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Technology Report ARTICLE

Front. Neurosci., 22 March 2019 | https://doi.org/10.3389/fnins.2019.00241

MEG Source Imaging and Group Analysis Using VBMEG

  • 1ATR Neural Information Analysis Laboratories, Kyoto, Japan
  • 2ATR Brain Information Communication Research Laboratory Group, Kyoto, Japan

Variational Bayesian Multimodal EncephaloGraphy (VBMEG) is a MATLAB toolbox that estimates distributed source currents from magnetoencephalography (MEG)/electroencephalography (EEG) data by integrating functional MRI (fMRI) (https://vbmeg.atr.jp/). VBMEG also estimates whole-brain connectome dynamics using anatomical connectivity derived from a diffusion MRI (dMRI). In this paper, we introduce the VBMEG toolbox and demonstrate its usefulness. By collaborating with VBMEG's tutorial page (https://vbmeg.atr.jp/docs/v2/static/vbmeg2_tutorial_neuromag.html), we show its full pipeline using an open dataset recorded by Wakeman and Henson (2015). We import the MEG data and preprocess them to estimate the source currents. From the estimated source currents, we perform a group analysis and examine the differences of current amplitudes between conditions by controlling the false discovery rate (FDR), which yields results consistent with previous studies. We highlight VBMEG's characteristics by comparing these results with those obtained by other source imaging methods: weighted minimum norm estimate (wMNE), dynamic statistical parametric mapping (dSPM), and linearly constrained minimum variance (LCMV) beamformer. We also estimate source currents from the EEG data and the whole-brain connectome dynamics from the MEG data and dMRI. The observed results indicate the reliability, characteristics, and usefulness of VBMEG.

1. Introduction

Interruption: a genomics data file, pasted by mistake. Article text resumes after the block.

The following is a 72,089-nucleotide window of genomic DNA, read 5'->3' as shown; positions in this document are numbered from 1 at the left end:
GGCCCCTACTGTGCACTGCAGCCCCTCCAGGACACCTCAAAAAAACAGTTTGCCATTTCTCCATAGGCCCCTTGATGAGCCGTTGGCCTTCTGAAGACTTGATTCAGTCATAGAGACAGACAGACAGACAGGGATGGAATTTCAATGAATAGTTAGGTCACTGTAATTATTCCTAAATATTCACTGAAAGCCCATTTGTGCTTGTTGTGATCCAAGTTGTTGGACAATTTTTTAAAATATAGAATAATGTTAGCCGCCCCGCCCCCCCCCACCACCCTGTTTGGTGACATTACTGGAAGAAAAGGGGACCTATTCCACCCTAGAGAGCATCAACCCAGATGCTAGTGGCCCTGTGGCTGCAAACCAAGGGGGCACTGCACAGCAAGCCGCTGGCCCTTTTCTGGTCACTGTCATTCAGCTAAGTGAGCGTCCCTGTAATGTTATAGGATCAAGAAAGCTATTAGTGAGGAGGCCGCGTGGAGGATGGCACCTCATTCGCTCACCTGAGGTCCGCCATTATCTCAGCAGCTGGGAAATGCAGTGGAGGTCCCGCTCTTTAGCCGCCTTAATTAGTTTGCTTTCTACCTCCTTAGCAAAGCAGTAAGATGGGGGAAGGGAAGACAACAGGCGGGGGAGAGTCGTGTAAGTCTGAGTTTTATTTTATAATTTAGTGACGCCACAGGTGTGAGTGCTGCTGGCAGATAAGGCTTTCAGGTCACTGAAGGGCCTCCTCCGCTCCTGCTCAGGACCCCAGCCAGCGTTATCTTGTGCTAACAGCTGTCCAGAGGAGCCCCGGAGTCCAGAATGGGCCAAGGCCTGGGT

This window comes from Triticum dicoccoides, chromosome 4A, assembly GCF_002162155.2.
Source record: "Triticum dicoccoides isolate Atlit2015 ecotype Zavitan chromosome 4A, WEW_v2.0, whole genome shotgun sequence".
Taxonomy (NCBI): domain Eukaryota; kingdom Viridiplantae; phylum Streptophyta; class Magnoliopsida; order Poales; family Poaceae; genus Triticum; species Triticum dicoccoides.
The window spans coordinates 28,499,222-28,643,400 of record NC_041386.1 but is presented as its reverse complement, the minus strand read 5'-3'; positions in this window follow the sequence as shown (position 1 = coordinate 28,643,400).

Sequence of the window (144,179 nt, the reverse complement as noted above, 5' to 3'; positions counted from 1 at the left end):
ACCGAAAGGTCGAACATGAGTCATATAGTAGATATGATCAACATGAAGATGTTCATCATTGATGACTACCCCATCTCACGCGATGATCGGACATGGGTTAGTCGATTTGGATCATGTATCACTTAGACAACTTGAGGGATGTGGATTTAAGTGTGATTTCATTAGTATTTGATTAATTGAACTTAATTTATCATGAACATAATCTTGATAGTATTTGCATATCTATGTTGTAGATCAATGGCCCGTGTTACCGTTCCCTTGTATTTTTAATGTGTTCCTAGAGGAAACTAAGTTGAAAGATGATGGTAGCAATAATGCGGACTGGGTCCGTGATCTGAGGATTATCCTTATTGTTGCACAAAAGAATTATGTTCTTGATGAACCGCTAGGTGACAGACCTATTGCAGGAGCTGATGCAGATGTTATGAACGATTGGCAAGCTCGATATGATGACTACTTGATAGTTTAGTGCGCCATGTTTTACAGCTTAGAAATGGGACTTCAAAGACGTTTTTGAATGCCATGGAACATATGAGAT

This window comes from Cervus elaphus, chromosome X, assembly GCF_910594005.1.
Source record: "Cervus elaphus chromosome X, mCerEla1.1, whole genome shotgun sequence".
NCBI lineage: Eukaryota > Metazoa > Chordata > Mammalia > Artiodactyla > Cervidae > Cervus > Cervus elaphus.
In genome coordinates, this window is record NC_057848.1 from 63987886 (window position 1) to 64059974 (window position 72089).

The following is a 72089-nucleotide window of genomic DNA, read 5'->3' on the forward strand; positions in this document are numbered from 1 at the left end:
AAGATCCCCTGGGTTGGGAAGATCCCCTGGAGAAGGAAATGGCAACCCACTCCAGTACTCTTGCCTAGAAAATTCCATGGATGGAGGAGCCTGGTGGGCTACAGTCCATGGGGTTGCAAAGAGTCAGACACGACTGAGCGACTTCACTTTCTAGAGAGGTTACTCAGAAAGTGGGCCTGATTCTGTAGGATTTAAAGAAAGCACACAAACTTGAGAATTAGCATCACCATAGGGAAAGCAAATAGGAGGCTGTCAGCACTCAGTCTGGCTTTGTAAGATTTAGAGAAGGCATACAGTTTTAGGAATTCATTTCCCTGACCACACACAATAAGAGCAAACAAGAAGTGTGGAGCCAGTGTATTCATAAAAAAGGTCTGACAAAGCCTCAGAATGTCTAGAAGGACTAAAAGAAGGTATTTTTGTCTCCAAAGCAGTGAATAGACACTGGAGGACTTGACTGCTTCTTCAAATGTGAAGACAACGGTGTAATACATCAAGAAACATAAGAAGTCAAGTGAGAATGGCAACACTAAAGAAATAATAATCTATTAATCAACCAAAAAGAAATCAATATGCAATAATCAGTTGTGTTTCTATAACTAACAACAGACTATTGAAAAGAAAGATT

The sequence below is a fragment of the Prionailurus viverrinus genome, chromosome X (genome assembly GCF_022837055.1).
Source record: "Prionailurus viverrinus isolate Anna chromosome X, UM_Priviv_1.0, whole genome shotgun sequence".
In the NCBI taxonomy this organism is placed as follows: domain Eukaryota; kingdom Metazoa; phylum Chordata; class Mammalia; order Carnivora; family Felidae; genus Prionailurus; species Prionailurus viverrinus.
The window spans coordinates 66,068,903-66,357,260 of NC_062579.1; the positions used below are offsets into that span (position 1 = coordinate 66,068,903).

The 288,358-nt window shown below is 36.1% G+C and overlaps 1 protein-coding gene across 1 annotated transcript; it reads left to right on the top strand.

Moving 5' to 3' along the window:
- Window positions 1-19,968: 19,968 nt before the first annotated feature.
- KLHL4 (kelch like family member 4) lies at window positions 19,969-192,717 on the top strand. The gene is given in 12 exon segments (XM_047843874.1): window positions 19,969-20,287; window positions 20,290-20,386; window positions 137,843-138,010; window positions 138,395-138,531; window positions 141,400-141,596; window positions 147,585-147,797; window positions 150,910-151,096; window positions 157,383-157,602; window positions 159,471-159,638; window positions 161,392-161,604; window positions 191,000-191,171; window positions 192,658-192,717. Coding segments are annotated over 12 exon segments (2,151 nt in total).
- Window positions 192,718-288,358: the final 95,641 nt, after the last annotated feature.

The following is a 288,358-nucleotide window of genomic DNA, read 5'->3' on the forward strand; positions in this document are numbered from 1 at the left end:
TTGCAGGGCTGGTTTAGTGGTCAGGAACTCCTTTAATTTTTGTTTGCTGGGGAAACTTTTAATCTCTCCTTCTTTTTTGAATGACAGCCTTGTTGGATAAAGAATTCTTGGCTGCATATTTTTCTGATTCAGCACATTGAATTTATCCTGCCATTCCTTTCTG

Both magnetoencephalography (MEG) and electroencephalography (EEG) measure electrical neural activities and have excellent temporal resolution on the millisecond order. However, estimating source currents from them is an ill-posed problem because the number of sensors is insufficient to precisely reconstruct the source currents. We cannot identify from them a unique source current that only generates MEG/EEG data. To solve this problem, prior information about the source current is necessary to reduce the solution space. Several prior assumptions have been used, such as the minimum norm method (Hämäläinen et al., 1993; Hämäläinen and Ilmoniemi, 1994) and the maximum smoothness method (Pascual-Marqui et al., 1994). However, their prior assumptions are insufficient to reconstruct the source current with high spatial resolution. An alternative is to obtain prior information from other modalities, such as functional MRI (fMRI), which measures hemodynamic responses to neural activities. Although it has low temporal resolution owing to slow hemodynamic responses, it has high spatial resolution on the millimeter order. Therefore, using fMRI activity as prior information provides a source current with high spatiotemporal resolution. Generally, integrating multimodal measurements effectively alleviates the ill-posed nature of MEG/EEG source imaging and provides reliable and informative knowledge of human brain activities.